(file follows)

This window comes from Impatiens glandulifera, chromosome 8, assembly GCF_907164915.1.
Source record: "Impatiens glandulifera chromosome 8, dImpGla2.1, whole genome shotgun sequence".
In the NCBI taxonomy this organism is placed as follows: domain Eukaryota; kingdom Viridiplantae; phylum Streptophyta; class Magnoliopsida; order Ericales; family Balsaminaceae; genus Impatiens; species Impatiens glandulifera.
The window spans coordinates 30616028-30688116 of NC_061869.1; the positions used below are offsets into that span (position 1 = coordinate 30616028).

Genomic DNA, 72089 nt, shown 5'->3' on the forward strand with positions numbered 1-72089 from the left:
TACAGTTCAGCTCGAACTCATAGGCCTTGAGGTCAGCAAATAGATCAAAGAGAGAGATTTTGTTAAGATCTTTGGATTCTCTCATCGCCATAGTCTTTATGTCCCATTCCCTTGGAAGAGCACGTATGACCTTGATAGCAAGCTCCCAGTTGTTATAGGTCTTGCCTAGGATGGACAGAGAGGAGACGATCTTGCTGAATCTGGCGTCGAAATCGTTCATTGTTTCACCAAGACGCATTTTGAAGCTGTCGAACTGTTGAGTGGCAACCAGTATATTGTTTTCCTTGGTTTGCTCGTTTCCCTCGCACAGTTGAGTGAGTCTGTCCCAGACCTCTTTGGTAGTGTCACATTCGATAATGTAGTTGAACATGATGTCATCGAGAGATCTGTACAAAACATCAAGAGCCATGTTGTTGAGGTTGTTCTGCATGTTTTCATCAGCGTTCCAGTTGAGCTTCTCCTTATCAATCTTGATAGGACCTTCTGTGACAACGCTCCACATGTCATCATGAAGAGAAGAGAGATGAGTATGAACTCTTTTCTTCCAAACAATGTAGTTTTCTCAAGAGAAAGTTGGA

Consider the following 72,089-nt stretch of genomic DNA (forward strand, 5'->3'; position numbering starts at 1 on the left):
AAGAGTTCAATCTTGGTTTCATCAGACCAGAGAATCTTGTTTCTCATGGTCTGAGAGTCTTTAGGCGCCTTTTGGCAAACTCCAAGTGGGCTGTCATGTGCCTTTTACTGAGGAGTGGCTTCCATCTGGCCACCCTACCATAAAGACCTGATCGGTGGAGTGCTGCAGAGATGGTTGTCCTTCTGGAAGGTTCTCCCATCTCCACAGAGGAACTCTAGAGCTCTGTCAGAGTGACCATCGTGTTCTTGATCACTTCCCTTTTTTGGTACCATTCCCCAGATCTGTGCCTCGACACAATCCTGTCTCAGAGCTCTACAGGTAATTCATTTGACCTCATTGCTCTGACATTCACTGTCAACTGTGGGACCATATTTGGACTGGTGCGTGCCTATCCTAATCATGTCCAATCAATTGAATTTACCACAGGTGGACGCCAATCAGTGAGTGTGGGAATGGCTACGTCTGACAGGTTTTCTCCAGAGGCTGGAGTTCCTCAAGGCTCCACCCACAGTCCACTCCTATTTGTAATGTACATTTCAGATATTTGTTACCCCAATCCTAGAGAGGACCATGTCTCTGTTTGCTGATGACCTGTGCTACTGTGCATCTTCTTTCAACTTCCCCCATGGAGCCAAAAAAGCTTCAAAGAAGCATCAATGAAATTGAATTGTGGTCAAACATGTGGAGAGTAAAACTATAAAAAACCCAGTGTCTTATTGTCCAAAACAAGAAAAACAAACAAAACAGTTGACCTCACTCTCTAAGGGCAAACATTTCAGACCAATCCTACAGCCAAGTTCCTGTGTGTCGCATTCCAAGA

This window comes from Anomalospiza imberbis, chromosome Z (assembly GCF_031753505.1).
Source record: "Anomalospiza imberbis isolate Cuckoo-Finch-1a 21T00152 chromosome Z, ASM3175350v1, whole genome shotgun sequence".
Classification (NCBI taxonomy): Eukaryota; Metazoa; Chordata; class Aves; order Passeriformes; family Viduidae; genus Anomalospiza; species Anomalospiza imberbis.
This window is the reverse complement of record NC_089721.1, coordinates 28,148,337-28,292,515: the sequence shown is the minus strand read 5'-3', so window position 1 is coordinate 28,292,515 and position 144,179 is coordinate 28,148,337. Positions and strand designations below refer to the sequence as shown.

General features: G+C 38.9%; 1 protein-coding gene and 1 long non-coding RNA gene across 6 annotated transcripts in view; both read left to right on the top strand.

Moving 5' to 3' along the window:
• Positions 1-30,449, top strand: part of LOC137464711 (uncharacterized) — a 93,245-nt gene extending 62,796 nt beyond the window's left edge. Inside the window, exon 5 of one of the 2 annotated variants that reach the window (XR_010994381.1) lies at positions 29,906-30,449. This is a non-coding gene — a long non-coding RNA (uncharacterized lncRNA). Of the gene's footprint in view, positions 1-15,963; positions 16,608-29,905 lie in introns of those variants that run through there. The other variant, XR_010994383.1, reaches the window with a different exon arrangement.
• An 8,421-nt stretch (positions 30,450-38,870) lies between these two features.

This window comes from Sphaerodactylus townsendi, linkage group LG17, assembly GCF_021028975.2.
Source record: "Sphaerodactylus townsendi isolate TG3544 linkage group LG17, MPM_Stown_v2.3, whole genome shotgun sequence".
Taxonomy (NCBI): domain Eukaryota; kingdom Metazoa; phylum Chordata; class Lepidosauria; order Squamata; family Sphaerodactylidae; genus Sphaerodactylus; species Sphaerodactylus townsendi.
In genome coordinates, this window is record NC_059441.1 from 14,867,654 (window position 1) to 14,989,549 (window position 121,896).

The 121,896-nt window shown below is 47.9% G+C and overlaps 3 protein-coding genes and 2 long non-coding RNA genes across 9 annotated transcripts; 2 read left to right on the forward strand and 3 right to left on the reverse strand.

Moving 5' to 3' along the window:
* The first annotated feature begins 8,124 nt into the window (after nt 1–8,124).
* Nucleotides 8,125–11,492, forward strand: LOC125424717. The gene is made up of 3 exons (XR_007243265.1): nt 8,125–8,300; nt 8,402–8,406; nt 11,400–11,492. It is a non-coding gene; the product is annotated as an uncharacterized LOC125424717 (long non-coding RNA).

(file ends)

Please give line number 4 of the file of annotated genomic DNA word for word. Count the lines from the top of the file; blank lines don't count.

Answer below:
The window spans coordinates 30616028-30688116 of NC_061869.1; the positions used below are offsets into that span (position 1 = coordinate 30616028).